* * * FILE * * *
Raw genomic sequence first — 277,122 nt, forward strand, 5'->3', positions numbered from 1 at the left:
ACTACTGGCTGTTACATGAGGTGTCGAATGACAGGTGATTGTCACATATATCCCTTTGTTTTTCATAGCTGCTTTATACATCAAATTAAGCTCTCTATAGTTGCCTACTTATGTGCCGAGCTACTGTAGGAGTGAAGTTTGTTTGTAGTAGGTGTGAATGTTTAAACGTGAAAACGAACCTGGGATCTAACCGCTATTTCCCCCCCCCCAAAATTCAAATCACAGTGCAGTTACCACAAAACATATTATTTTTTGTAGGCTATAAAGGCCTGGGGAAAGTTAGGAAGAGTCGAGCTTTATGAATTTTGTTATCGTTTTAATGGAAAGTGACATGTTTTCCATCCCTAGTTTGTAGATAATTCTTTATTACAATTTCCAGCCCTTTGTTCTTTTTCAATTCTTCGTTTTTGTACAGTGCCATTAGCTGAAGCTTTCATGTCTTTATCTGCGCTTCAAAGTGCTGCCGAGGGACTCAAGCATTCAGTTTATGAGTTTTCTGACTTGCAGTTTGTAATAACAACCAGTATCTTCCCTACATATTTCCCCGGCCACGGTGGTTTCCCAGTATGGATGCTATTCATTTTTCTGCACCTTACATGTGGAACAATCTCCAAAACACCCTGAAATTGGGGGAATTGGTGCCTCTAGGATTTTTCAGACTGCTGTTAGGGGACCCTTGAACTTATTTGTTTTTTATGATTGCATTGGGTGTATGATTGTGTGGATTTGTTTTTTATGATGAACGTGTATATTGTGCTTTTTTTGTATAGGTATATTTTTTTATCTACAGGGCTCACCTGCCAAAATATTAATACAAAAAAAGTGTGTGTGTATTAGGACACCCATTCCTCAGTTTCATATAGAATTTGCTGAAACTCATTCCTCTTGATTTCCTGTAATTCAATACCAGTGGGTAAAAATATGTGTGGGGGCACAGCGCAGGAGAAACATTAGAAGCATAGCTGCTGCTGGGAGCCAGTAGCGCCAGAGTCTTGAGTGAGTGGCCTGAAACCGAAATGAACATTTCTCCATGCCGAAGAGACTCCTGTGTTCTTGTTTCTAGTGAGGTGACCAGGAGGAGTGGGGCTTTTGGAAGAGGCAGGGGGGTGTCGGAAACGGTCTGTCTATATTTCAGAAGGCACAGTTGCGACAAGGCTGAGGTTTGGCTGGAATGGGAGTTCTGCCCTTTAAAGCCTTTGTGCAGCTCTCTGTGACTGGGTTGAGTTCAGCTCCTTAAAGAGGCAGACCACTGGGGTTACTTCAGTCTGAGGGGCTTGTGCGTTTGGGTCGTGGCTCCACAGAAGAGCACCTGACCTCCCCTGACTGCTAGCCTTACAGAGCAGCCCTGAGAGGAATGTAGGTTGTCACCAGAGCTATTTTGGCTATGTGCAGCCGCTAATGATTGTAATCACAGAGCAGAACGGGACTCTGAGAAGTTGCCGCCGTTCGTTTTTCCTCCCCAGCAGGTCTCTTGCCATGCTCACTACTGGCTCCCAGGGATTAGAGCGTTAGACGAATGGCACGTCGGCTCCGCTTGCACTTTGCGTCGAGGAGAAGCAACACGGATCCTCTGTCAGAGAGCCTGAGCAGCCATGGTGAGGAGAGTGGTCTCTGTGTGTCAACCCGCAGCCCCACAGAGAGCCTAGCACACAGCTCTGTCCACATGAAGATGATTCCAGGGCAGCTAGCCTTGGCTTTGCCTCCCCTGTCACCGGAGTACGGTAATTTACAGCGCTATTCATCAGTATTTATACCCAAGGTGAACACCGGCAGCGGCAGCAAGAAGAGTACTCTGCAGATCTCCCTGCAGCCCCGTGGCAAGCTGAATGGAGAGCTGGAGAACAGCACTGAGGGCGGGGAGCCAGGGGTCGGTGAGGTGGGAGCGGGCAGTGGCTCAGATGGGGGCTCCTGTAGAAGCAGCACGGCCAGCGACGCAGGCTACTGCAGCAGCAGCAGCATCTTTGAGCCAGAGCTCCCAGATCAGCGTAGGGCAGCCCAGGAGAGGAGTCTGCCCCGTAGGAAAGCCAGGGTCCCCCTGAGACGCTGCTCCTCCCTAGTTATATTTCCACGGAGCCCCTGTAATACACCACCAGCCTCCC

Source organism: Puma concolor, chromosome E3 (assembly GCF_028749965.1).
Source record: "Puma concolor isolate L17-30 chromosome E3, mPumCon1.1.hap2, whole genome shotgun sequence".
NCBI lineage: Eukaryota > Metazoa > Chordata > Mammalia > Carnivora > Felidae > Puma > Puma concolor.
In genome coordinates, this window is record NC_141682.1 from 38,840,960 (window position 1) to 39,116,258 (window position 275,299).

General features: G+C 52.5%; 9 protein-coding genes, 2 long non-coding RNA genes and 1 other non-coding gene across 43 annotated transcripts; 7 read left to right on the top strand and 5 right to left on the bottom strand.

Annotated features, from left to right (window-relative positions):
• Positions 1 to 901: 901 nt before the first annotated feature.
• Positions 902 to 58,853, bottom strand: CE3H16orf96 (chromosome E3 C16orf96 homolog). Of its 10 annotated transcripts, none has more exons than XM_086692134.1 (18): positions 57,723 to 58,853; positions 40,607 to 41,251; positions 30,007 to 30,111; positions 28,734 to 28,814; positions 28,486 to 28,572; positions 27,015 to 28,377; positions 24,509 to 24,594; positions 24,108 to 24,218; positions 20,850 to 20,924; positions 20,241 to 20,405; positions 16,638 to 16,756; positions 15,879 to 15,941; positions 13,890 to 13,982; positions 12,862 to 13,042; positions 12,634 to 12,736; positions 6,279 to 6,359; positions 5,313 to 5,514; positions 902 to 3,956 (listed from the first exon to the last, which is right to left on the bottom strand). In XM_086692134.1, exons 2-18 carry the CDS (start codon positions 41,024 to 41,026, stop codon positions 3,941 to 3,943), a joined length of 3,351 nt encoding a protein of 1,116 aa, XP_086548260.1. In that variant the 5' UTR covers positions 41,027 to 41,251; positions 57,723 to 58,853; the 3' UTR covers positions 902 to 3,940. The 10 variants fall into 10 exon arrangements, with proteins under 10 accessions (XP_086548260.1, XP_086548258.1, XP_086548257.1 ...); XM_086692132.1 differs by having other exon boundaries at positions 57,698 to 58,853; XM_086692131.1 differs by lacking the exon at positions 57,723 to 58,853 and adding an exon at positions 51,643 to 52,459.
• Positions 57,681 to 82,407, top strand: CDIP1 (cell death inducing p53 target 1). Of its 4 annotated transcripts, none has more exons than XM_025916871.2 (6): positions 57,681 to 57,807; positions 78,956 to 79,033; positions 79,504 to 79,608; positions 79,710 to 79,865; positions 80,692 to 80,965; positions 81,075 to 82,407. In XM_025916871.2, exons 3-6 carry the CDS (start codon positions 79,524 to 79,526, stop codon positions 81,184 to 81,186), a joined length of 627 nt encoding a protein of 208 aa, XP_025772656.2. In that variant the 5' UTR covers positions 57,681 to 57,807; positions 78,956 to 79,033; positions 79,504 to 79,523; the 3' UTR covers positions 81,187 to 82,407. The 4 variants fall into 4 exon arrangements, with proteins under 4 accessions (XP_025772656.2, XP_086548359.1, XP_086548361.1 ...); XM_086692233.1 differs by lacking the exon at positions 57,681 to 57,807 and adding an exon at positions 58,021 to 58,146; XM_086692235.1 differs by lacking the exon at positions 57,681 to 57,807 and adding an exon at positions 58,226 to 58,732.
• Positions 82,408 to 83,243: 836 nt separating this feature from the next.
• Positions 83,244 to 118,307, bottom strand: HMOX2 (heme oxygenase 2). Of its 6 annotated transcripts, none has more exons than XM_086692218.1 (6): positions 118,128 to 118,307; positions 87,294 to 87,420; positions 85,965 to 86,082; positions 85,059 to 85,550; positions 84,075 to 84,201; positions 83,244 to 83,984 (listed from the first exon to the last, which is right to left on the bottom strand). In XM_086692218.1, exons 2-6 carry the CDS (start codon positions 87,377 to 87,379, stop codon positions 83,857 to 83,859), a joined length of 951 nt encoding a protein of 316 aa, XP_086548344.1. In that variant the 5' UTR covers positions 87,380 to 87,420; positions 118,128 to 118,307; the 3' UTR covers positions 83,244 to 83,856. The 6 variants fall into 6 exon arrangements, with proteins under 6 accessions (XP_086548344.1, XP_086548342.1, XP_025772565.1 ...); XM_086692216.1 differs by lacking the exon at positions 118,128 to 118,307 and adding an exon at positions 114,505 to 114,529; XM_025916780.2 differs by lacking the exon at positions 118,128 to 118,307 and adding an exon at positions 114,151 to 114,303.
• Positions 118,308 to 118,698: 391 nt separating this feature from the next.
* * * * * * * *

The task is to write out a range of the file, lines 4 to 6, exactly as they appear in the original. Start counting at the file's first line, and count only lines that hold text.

Source record: "Puma concolor isolate L17-30 chromosome E3, mPumCon1.1.hap2, whole genome shotgun sequence".
NCBI lineage: Eukaryota > Metazoa > Chordata > Mammalia > Carnivora > Felidae > Puma > Puma concolor.
In genome coordinates, this window is record NC_141682.1 from 38,840,960 (window position 1) to 39,116,258 (window position 275,299).